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Phantom of the Opera [Blu-ray]

 Unrated   Blu-ray
4.4 out of 5 stars  See all reviews (66 customer reviews)
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Product Description

Product Description

Lon Chaney is Erik, the horribly disfigured Phantom who leads a menacing existence in the catacombs and dungeons beneath the Paris Opera House. When Erik falls in love with a beautiful prima donna, he kidnaps her and holds her hostage in his lair. This horror classic, presented in its 1929 re-edited reissue version, features a rare early 2-color Technicolor sequence.

Customer Reviews

Most helpful customer reviews
5.0 out of 5 stars Milestone's The Ultimate Edition April 23 2014
By Keith Little TOP 500 REVIEWER
Format:DVD|Verified Purchase
This is a 2 disc collection. The films are colour tinted and total run time of the discs is 4 hrs 28 mins. An incredible set.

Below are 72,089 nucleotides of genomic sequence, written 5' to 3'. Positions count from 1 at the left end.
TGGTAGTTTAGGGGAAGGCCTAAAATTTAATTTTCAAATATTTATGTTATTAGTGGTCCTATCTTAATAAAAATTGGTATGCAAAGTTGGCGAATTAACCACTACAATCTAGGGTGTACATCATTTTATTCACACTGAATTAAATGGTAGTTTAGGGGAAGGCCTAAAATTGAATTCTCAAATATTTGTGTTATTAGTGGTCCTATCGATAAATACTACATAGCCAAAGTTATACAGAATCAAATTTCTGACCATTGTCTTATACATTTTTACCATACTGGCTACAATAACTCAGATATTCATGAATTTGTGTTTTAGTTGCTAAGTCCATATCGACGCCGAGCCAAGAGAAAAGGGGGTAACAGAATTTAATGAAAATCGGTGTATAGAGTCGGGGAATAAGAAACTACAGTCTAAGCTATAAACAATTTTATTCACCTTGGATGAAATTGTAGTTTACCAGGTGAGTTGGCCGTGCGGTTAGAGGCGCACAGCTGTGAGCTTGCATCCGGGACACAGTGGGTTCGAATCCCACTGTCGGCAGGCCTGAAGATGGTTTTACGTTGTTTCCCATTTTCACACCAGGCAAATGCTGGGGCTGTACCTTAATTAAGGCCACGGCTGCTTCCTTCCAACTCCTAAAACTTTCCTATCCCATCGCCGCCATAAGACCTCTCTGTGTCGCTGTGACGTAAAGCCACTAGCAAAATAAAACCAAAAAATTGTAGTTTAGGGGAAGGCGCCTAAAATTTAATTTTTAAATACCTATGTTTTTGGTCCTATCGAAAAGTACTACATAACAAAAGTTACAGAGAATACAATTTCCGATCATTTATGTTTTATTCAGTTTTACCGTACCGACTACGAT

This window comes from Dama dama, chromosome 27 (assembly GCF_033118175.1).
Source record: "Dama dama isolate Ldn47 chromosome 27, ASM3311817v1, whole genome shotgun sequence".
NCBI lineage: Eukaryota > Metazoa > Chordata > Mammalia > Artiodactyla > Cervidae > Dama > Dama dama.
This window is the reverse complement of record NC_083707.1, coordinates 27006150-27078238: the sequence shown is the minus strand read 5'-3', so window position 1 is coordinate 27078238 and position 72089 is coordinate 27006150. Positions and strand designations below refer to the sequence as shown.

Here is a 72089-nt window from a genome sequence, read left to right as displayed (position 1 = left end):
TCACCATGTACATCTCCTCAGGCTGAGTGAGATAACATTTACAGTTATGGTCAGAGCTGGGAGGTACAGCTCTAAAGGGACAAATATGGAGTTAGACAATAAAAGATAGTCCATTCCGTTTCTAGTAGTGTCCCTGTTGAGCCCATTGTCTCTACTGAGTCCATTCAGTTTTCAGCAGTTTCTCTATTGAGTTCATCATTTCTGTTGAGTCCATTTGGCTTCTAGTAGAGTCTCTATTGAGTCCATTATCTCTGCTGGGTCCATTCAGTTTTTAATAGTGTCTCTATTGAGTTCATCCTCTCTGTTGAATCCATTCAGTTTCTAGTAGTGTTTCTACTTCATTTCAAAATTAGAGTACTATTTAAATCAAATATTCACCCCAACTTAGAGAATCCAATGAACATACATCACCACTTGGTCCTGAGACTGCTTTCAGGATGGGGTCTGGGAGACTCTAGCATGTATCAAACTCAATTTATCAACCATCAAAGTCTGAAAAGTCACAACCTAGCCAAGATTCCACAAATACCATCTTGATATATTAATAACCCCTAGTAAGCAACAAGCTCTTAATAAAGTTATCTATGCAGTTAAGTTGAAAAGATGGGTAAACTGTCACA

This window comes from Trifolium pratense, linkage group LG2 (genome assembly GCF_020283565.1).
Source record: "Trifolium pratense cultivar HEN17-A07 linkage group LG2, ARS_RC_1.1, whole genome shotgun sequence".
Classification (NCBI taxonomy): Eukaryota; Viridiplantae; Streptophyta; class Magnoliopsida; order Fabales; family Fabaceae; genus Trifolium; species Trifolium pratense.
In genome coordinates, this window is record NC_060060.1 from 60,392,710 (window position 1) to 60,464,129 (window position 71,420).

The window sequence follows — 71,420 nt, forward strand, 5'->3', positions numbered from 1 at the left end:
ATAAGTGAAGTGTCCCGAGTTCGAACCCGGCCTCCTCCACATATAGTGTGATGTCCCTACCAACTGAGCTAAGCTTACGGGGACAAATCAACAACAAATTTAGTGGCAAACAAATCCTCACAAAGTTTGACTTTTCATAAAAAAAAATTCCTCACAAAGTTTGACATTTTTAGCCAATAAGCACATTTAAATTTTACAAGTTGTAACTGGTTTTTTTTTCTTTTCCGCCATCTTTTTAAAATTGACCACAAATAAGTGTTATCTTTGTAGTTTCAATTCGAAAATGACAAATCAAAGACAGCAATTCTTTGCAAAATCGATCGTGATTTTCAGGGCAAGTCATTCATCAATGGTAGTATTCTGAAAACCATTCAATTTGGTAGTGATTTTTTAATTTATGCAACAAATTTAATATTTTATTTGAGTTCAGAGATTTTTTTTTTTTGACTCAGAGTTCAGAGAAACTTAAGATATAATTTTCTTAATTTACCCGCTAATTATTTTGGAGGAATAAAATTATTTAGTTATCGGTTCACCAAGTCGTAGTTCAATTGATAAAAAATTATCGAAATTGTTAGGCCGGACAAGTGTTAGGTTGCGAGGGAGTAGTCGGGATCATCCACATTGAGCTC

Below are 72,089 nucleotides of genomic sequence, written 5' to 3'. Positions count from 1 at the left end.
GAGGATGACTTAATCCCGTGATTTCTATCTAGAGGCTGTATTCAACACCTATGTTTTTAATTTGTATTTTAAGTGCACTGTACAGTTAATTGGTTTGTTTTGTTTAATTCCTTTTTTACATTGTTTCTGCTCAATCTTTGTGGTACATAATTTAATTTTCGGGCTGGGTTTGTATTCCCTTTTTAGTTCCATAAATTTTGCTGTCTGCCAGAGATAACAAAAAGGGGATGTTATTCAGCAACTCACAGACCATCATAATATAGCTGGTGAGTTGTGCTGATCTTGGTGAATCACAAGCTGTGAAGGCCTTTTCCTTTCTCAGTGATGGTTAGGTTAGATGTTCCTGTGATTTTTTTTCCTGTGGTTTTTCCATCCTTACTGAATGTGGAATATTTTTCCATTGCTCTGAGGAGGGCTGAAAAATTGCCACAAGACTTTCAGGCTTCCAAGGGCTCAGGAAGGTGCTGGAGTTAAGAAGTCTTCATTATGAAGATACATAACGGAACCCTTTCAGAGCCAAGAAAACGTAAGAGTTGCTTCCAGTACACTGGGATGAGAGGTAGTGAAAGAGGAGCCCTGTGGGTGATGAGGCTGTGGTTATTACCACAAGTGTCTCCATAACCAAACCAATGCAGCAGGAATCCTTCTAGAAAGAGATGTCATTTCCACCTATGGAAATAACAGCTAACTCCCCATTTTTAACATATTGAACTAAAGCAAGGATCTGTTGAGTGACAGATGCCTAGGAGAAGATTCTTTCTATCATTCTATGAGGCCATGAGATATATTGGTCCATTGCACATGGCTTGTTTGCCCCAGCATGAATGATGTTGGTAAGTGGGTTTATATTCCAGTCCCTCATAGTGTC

Disc 1 - 1929 restored version, 2 soundtracks including the original 1930 soundtrack edited to fit this version, commentary by Scott MacQueen, 1925 & 1930 theatrical trailers, stills gallery featuring deleted & missing scenes, bonus audio only feature: selections of dialogue sequences from the 1930 version not found in the restored version

Disc 2 - 1925 original feature version, musical score by Jon Mirsalis, Carla Laemmle Remembers - a video interview with David Skal, Faust opera extract from the 1929 Tiffany sound feature Midstream, bonus audio only feature: interview with cinematographer Charles Van Enger